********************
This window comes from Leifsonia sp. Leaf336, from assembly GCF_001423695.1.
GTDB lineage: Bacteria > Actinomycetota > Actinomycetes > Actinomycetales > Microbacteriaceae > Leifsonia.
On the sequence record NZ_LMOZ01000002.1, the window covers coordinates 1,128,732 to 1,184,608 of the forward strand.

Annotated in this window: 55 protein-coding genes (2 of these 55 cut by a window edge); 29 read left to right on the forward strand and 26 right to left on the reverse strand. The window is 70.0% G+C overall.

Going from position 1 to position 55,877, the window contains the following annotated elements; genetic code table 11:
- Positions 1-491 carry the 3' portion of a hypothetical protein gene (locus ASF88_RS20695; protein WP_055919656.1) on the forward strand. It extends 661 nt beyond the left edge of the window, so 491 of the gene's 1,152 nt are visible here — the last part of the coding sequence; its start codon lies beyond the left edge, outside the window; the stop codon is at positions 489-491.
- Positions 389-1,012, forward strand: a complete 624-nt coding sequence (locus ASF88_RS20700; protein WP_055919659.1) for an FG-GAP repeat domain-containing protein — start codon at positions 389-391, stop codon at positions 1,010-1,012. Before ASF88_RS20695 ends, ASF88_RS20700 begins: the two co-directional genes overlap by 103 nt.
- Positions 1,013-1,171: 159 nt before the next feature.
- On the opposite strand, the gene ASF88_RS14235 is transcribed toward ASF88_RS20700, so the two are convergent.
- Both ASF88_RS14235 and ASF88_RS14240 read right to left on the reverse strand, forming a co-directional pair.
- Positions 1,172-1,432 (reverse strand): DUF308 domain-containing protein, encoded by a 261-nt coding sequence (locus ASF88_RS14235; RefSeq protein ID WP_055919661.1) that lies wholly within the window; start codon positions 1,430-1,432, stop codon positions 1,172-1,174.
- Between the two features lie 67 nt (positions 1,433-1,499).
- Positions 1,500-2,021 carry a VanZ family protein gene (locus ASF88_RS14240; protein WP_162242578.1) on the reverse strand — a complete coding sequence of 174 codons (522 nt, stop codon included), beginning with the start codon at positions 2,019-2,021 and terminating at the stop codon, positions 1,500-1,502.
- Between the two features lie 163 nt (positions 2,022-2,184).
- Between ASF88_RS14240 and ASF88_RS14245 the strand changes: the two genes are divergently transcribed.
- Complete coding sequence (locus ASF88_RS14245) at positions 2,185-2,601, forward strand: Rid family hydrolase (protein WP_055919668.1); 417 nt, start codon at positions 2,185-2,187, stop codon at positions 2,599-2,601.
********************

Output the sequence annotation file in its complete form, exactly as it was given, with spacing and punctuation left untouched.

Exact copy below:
This window comes from Leifsonia sp. Leaf336, from assembly GCF_001423695.1.
GTDB lineage: Bacteria > Actinomycetota > Actinomycetes > Actinomycetales > Microbacteriaceae > Leifsonia.
On the sequence record NZ_LMOZ01000002.1, the window covers coordinates 1,128,732 to 1,184,608 of the forward strand.

Annotated in this window: 55 protein-coding genes (2 of these 55 cut by a window edge); 29 read left to right on the forward strand and 26 right to left on the reverse strand. The window is 70.0% G+C overall.

Going from position 1 to position 55,877, the window contains the following annotated elements; genetic code table 11:
- Positions 1-491 carry the 3' portion of a hypothetical protein gene (locus ASF88_RS20695; protein WP_055919656.1) on the forward strand. It extends 661 nt beyond the left edge of the window, so 491 of the gene's 1,152 nt are visible here — the last part of the coding sequence; its start codon lies beyond the left edge, outside the window; the stop codon is at positions 489-491.
- Positions 389-1,012, forward strand: a complete 624-nt coding sequence (locus ASF88_RS20700; protein WP_055919659.1) for an FG-GAP repeat domain-containing protein — start codon at positions 389-391, stop codon at positions 1,010-1,012. Before ASF88_RS20695 ends, ASF88_RS20700 begins: the two co-directional genes overlap by 103 nt.
- Positions 1,013-1,171: 159 nt before the next feature.
- On the opposite strand, the gene ASF88_RS14235 is transcribed toward ASF88_RS20700, so the two are convergent.
- Both ASF88_RS14235 and ASF88_RS14240 read right to left on the reverse strand, forming a co-directional pair.
- Positions 1,172-1,432 (reverse strand): DUF308 domain-containing protein, encoded by a 261-nt coding sequence (locus ASF88_RS14235; RefSeq protein ID WP_055919661.1) that lies wholly within the window; start codon positions 1,430-1,432, stop codon positions 1,172-1,174.
- Between the two features lie 67 nt (positions 1,433-1,499).
- Positions 1,500-2,021 carry a VanZ family protein gene (locus ASF88_RS14240; protein WP_162242578.1) on the reverse strand — a complete coding sequence of 174 codons (522 nt, stop codon included), beginning with the start codon at positions 2,019-2,021 and terminating at the stop codon, positions 1,500-1,502.
- Between the two features lie 163 nt (positions 2,022-2,184).
- Between ASF88_RS14240 and ASF88_RS14245 the strand changes: the two genes are divergently transcribed.
- Complete coding sequence (locus ASF88_RS14245) at positions 2,185-2,601, forward strand: Rid family hydrolase (protein WP_055919668.1); 417 nt, start codon at positions 2,185-2,187, stop codon at positions 2,599-2,601.